Faculty of Medicine - welcome!
Welcome to the Faculty of Medicine, one of the four faculties of Umeå University (Its name was changed from "Faculty of Medicine and Odontology" in April 2004). Our faculty is an organization for education and research in the fields of medicine, odontology and health care. We have 13 departments and about 3 400 undergraduate and 600 postgraduate students. We have about 1 200 employees, 45 % of them are teachers/researchers.
Project registration, Medical programme
Mortality in prostate cancer is lower in areas with frequent use of PSA testing compared with areas with little testing shows a study published online today in Journal of the National Cancer Institute by researchers from Umeå University, Sweden and Memorial Sloan Kettering Cancer Center, New York,...
Peter Byass, Professor of Global Health and Director of the Umeå Centre for Global Health Research, is guest blogging about verbal autopsy at BioMed Central, an STM (Science, Technology and Medicine) publisher of 257 peer-reviewed open access journals.
India's ambassador to Sweden, Banashri Bose Harrison, visited Umeå during 13-14 February in accordance with Umeå University holding the Secretariat of the Nordic Centre in India as of 1 January 2014.
Ongoing global climate changes are likely to increase the problems of malaria in highland areas of Africa, Asia and South America. However, it is not clear that the total spread will lead to more people being affected. This according to a study from Umeå University that was published in the PNAS jou...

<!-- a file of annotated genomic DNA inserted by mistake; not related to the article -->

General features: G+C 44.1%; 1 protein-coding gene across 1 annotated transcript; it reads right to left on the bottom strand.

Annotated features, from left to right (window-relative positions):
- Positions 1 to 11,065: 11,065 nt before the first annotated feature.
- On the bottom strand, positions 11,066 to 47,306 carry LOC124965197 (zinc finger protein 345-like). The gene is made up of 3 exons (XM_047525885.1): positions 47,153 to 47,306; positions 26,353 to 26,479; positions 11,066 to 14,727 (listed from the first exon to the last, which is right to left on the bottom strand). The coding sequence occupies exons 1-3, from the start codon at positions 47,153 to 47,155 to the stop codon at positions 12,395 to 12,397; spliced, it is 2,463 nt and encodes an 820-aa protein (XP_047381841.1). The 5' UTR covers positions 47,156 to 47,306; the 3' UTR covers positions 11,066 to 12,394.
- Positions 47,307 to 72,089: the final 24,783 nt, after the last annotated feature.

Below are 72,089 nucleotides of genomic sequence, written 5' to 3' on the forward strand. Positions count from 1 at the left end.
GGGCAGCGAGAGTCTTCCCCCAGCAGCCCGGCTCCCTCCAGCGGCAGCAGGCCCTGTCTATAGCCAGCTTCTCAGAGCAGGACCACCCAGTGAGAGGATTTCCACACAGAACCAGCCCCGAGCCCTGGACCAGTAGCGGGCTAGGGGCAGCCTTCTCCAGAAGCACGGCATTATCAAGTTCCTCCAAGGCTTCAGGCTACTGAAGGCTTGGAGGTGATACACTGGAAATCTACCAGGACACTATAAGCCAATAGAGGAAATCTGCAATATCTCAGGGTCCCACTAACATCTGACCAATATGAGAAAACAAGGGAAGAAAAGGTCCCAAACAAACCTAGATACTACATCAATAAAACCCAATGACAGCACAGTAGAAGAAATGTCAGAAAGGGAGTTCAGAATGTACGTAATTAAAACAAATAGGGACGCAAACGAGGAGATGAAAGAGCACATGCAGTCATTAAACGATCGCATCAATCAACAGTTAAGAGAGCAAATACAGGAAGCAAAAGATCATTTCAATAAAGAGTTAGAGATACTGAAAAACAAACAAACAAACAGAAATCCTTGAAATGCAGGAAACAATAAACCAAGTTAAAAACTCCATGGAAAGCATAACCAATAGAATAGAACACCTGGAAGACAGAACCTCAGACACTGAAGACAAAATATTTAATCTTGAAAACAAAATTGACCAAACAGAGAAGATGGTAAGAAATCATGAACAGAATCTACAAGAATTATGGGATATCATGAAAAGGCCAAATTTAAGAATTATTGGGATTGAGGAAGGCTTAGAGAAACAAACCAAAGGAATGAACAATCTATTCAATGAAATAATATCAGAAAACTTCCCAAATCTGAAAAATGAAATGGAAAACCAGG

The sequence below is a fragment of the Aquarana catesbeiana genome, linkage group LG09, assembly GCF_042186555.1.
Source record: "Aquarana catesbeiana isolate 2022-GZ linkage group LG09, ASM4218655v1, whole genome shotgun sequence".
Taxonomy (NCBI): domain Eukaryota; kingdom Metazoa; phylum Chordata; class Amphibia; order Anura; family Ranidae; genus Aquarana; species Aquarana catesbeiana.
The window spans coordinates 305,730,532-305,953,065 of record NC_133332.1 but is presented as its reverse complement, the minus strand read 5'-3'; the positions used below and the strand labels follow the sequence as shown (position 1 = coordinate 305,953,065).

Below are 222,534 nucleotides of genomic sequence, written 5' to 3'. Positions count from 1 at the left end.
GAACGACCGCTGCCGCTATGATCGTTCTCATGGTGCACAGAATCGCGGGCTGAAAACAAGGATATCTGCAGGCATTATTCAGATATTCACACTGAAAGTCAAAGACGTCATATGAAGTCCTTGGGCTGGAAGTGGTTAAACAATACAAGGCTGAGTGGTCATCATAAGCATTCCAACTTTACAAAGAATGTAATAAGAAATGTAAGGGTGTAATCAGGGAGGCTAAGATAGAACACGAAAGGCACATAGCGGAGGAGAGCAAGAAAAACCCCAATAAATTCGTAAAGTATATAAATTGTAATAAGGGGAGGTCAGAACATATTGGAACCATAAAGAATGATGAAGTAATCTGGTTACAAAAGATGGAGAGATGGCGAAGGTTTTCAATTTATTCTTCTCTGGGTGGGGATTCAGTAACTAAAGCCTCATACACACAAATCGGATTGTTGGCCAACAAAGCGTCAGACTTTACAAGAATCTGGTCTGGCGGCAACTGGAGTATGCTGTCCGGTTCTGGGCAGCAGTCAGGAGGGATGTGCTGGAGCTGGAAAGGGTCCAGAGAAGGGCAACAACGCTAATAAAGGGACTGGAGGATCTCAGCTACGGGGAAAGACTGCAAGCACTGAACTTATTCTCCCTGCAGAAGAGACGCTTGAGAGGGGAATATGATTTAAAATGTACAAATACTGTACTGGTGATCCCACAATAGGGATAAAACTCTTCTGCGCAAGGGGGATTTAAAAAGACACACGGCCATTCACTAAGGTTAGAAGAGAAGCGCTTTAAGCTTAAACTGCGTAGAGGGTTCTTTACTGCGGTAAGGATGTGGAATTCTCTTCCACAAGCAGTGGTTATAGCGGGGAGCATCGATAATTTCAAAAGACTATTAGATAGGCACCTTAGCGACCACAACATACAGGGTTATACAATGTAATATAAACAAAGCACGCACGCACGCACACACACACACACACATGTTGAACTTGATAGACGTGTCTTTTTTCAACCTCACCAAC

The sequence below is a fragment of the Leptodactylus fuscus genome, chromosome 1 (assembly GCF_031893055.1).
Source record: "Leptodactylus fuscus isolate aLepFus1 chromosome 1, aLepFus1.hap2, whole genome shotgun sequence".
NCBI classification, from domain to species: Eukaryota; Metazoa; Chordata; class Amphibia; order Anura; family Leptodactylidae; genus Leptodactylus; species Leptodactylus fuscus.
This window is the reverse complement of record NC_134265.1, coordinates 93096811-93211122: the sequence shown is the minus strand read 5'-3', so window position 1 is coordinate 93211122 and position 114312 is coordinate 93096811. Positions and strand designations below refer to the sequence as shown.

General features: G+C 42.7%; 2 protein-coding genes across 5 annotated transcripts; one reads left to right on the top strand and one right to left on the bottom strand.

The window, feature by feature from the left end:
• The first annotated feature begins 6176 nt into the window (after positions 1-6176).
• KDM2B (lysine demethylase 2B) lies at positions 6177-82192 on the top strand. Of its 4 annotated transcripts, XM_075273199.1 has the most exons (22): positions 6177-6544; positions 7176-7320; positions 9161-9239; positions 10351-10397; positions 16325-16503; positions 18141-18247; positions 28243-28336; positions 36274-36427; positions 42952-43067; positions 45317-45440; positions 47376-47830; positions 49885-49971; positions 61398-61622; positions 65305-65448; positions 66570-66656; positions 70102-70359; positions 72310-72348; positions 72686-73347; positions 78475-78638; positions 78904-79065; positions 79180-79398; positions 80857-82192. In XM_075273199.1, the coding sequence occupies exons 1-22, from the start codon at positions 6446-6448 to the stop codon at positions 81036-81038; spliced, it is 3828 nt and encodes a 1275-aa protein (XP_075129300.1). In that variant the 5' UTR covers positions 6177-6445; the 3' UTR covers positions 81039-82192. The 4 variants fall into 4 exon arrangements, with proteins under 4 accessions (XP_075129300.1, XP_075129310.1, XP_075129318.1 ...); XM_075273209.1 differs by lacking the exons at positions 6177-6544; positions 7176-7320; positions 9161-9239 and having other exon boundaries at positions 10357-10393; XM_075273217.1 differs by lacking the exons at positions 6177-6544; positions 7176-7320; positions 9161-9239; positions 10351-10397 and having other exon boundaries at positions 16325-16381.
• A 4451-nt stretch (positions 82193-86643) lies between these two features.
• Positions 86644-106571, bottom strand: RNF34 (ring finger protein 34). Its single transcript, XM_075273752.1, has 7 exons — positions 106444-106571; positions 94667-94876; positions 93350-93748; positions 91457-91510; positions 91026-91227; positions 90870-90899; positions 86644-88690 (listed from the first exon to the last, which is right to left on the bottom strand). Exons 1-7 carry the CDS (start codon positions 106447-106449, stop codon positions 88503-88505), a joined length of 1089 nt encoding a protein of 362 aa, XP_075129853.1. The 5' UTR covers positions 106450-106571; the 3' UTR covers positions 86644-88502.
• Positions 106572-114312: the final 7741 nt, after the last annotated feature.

Umeå University advanced seven places globally – from 34 to 27 – in this year’s 'Top 50 under 50' league table produced by QS University Rankings. The list focuses on young and dynamic universities established within the last 50 years.
The independent newspaper on healthcare news ”Dagens Medicin” has named the University Hospital of Umeå (NUS) as the best in Sweden.
In a study published in the European Heart Journal, an Umeå research team has shown that physical fitness in your teens can reduce the risk of heart attack later in life, while men who are fit and obese in their teens run a higher risk of having a heart attack than unfit, lean men.
Researchers at Umeå and Uppsala University in Sweden have discovered a new signaling pathway that makes cancer cells aggressive. The findings could lead to improved treatment for advanced prostate cancer, as well as breast and lung cancer.
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